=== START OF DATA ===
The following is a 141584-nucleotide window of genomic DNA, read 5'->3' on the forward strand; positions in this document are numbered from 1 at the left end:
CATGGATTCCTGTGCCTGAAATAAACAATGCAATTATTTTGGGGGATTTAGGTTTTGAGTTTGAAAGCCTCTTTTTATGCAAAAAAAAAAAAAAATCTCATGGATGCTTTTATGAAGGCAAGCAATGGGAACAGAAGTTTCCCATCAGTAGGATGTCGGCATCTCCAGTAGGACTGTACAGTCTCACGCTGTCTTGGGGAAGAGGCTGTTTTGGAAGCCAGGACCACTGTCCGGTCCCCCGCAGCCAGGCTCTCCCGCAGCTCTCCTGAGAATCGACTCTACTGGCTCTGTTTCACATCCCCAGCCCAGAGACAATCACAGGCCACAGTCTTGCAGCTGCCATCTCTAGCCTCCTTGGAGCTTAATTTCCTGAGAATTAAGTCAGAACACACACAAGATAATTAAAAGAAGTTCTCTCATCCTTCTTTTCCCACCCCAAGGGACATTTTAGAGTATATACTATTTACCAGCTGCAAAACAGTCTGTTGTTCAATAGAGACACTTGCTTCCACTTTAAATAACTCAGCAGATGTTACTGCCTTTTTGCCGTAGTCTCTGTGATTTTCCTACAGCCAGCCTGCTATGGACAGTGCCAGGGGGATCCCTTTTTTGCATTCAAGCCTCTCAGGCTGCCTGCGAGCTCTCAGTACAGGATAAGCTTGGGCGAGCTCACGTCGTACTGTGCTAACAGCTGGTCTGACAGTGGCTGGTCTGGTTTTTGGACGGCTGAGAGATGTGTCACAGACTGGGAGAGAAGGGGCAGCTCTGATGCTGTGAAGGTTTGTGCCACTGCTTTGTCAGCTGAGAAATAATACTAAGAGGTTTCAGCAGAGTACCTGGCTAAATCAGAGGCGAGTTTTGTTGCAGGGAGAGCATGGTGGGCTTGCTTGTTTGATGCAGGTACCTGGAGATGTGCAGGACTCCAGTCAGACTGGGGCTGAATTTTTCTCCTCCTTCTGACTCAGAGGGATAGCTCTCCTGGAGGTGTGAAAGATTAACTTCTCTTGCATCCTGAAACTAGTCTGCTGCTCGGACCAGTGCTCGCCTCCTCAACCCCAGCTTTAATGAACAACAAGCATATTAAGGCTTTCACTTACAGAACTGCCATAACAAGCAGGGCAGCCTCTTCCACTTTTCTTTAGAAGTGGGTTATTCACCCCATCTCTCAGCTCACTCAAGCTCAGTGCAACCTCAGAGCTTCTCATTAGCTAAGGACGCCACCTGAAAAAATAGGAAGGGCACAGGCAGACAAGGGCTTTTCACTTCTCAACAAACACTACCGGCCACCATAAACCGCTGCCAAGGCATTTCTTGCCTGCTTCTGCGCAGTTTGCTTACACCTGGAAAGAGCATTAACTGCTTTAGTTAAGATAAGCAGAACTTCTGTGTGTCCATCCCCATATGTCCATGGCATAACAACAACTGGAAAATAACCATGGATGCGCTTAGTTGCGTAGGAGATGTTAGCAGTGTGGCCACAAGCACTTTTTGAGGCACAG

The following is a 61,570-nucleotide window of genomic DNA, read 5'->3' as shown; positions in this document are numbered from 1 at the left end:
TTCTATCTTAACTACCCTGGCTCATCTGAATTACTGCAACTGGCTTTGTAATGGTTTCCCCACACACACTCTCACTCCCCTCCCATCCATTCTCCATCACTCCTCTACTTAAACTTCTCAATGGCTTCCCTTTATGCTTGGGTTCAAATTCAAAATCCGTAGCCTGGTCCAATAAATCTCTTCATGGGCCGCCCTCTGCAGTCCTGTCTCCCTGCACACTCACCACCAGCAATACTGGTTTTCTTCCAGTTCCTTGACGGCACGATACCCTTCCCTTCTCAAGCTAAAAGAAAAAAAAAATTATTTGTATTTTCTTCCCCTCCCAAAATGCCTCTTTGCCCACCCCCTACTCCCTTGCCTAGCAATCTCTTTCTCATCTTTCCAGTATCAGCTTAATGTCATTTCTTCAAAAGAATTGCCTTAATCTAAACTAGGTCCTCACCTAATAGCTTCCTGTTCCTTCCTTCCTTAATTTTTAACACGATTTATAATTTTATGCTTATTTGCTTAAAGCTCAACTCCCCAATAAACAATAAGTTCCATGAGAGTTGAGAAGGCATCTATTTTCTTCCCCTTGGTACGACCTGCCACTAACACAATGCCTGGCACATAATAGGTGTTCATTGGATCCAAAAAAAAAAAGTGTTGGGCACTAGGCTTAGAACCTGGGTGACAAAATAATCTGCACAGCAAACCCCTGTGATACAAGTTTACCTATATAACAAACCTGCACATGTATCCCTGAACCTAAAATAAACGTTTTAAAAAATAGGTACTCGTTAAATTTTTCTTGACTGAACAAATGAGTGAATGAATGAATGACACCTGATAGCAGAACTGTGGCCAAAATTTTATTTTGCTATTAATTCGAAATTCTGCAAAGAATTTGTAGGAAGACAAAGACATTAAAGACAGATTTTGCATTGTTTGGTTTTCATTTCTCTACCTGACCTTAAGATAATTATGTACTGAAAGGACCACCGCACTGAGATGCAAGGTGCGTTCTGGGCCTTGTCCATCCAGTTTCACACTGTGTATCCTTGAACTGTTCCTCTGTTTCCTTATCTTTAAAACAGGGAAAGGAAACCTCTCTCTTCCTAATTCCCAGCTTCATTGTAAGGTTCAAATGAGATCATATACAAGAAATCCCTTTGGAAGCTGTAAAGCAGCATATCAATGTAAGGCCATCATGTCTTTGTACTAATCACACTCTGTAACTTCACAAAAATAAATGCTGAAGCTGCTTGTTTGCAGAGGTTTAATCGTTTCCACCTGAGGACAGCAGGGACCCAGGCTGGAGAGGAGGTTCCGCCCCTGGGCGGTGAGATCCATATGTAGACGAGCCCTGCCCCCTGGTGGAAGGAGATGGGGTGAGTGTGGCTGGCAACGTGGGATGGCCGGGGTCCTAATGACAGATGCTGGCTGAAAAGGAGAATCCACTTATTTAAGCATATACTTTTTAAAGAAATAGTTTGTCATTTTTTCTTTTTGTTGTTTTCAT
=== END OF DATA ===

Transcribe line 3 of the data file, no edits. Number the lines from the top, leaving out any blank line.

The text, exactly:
The following is a 61,570-nucleotide window of genomic DNA, read 5'->3' as shown; positions in this document are numbered from 1 at the left end: